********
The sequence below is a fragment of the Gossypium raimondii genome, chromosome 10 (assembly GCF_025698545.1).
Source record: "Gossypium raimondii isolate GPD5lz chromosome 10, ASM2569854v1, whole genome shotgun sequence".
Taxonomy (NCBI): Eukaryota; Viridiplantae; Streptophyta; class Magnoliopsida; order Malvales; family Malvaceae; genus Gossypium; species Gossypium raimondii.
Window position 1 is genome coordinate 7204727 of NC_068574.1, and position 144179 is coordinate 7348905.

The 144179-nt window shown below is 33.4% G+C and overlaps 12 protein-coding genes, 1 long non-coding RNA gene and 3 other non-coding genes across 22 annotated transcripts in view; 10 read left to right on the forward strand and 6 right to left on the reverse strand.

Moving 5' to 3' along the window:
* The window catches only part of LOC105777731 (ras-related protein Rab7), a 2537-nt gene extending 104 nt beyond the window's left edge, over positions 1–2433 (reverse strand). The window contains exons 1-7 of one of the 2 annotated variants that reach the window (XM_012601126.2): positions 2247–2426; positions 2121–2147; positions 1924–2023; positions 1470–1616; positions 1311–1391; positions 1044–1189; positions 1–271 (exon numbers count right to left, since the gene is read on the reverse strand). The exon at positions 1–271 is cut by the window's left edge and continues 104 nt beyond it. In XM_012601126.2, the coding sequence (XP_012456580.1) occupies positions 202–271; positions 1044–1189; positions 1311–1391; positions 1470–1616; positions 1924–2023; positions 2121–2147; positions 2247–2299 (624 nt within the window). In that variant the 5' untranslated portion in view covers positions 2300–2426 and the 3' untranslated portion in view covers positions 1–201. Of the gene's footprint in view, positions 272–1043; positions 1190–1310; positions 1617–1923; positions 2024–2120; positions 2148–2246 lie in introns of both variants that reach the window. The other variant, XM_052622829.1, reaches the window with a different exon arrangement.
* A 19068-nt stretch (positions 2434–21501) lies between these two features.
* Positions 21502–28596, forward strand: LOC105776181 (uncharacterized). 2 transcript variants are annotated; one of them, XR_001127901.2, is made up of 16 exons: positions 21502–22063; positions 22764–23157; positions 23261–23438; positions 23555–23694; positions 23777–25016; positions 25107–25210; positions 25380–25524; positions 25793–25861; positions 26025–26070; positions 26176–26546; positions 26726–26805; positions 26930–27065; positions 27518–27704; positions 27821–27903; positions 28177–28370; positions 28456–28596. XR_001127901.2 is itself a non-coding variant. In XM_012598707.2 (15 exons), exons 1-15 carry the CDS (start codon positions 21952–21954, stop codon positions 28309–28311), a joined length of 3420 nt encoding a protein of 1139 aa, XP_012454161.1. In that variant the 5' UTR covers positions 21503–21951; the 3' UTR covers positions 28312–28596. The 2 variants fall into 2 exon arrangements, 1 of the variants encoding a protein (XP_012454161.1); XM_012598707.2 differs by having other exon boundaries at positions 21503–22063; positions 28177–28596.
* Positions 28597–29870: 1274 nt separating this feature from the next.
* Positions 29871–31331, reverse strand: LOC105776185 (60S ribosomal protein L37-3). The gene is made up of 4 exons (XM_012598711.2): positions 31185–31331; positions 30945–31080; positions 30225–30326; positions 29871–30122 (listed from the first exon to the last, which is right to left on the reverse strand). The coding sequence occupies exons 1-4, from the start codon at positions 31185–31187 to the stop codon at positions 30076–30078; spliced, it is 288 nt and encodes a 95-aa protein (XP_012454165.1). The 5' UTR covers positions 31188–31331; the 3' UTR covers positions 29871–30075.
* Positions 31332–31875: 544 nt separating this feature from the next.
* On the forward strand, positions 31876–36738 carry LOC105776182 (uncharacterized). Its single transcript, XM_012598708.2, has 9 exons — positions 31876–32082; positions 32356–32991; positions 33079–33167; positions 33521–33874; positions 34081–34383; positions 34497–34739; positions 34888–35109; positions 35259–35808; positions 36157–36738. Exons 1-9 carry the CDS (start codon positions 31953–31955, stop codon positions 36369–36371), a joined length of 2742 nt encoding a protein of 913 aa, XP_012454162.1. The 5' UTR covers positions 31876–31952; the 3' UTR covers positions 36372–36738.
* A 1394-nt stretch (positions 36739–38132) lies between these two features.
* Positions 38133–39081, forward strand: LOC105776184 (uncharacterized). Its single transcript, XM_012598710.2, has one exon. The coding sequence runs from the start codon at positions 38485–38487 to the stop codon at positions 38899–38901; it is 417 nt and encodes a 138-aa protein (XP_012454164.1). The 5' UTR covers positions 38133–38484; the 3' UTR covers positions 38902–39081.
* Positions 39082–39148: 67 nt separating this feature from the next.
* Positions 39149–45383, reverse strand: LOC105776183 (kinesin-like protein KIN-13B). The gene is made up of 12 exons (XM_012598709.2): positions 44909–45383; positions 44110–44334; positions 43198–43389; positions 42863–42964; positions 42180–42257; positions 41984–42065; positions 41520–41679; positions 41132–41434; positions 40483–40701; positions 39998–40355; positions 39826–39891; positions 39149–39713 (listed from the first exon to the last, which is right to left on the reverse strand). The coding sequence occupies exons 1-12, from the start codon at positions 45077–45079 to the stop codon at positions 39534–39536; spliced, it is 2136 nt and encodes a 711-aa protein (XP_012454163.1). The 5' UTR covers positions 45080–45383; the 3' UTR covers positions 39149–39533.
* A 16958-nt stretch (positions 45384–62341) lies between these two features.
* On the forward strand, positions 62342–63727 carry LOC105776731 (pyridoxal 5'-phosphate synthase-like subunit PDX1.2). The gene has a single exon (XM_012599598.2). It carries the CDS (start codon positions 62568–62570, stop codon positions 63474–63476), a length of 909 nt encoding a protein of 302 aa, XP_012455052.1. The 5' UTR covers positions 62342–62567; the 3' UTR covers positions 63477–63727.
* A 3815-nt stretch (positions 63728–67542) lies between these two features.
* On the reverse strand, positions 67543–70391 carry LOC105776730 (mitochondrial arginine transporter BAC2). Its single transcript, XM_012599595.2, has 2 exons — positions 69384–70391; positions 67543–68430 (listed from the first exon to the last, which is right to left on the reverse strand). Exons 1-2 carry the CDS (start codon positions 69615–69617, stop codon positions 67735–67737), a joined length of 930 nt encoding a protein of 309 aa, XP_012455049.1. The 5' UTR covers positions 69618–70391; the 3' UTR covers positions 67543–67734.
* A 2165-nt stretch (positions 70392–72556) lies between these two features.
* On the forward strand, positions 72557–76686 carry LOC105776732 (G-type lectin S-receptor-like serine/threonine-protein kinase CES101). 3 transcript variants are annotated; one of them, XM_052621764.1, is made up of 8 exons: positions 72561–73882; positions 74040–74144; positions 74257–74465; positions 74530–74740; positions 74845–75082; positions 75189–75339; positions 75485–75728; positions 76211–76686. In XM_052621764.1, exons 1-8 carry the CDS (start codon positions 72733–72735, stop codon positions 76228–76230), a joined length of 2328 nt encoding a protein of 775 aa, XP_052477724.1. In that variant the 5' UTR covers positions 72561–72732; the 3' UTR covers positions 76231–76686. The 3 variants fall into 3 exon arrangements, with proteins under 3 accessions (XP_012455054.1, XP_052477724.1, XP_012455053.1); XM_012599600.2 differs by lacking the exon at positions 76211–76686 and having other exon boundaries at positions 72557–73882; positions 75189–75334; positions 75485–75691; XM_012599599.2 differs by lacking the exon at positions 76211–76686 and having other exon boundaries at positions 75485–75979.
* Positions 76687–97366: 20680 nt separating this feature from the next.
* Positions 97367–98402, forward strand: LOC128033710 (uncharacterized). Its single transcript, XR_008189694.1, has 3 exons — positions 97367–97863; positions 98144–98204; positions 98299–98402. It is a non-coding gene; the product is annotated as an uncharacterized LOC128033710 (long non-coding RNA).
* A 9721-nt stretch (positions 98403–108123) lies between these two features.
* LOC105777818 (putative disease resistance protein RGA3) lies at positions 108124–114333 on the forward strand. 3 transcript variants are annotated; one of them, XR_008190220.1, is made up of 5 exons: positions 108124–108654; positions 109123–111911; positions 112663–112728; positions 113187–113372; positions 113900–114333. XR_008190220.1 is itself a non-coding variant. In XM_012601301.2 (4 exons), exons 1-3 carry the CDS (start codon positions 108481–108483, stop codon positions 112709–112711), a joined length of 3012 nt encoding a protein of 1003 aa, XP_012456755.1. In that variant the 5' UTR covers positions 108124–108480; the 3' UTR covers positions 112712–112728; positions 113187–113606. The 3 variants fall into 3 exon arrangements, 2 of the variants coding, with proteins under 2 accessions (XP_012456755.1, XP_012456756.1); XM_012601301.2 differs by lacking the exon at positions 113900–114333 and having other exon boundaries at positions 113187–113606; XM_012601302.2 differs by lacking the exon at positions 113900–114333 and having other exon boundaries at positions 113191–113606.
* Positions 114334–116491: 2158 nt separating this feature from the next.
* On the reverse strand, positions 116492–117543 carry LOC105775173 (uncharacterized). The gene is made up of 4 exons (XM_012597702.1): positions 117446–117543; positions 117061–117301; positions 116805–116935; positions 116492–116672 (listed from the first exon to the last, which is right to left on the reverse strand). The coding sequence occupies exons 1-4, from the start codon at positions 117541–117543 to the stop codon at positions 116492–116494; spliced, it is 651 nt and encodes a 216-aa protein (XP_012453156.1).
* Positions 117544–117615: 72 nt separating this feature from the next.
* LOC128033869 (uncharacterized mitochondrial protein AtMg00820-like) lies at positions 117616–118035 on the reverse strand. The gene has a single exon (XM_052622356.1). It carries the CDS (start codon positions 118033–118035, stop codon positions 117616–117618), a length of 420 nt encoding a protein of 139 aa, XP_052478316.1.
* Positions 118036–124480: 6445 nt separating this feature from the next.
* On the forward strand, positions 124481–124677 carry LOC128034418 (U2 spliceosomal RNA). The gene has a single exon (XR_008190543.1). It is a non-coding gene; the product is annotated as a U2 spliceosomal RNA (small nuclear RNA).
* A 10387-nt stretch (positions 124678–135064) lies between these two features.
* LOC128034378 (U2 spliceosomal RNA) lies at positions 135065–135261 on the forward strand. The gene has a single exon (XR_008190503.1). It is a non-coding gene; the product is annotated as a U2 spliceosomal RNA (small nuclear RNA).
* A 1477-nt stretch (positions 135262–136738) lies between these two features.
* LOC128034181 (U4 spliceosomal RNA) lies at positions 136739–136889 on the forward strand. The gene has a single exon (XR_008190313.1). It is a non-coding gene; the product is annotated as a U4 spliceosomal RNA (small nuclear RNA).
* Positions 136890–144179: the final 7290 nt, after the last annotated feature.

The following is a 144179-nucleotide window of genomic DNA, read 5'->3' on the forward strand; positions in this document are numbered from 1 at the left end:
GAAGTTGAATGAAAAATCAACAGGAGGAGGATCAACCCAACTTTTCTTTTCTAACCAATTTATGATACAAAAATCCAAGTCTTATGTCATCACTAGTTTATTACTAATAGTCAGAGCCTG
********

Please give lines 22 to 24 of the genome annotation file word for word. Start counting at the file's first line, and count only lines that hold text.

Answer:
* A 2165-nt stretch (positions 70392–72556) lies between these two features.
* On the forward strand, positions 72557–76686 carry LOC105776732 (G-type lectin S-receptor-like serine/threonine-protein kinase CES101). 3 transcript variants are annotated; one of them, XM_052621764.1, is made up of 8 exons: positions 72561–73882; positions 74040–74144; positions 74257–74465; positions 74530–74740; positions 74845–75082; positions 75189–75339; positions 75485–75728; positions 76211–76686. In XM_052621764.1, exons 1-8 carry the CDS (start codon positions 72733–72735, stop codon positions 76228–76230), a joined length of 2328 nt encoding a protein of 775 aa, XP_052477724.1. In that variant the 5' UTR covers positions 72561–72732; the 3' UTR covers positions 76231–76686. The 3 variants fall into 3 exon arrangements, with proteins under 3 accessions (XP_012455054.1, XP_052477724.1, XP_012455053.1); XM_012599600.2 differs by lacking the exon at positions 76211–76686 and having other exon boundaries at positions 72557–73882; positions 75189–75334; positions 75485–75691; XM_012599599.2 differs by lacking the exon at positions 76211–76686 and having other exon boundaries at positions 75485–75979.
* Positions 76687–97366: 20680 nt separating this feature from the next.